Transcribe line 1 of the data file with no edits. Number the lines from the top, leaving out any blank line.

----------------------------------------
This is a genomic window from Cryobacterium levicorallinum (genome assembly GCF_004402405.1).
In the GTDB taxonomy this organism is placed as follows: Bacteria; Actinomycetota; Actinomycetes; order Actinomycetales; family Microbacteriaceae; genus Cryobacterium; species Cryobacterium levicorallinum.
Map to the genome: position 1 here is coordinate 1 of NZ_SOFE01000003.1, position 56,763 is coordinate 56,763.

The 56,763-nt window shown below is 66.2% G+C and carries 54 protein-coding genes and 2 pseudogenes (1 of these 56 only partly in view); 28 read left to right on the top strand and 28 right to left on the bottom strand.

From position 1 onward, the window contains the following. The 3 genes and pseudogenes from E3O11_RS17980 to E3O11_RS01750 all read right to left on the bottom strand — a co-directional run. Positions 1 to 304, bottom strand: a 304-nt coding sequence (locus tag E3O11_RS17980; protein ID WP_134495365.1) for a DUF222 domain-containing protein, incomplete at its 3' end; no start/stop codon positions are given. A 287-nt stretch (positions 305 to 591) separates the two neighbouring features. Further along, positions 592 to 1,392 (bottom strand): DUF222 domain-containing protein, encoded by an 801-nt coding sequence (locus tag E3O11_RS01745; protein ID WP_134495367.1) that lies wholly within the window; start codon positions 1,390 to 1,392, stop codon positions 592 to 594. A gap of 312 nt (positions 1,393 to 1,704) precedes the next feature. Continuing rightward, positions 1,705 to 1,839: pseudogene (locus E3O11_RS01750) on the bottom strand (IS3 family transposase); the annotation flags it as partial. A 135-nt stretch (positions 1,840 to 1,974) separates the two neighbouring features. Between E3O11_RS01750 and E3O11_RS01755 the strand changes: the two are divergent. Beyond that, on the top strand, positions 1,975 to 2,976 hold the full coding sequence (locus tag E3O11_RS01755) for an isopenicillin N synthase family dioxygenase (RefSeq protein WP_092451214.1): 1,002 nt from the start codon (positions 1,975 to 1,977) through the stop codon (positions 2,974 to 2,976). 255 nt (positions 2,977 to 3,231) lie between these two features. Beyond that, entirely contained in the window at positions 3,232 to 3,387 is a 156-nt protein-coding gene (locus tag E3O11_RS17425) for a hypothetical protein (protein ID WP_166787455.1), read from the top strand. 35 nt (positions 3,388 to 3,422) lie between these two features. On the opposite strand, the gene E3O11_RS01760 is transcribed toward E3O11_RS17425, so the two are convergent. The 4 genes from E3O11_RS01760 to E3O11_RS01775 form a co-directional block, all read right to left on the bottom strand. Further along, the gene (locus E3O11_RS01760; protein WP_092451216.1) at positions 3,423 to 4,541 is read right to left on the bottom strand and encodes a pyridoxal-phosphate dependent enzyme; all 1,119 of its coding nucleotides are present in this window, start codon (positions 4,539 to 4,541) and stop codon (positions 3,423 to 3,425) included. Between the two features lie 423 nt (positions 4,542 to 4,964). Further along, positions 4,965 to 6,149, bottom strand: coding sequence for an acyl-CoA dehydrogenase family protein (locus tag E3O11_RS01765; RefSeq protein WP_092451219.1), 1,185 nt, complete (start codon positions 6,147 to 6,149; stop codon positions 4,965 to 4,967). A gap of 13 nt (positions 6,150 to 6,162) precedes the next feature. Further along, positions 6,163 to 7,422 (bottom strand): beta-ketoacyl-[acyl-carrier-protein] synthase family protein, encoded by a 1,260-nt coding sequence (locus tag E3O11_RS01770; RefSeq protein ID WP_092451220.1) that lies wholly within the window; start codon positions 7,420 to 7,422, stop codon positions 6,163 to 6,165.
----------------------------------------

This is a genomic window from Cryobacterium levicorallinum (genome assembly GCF_004402405.1).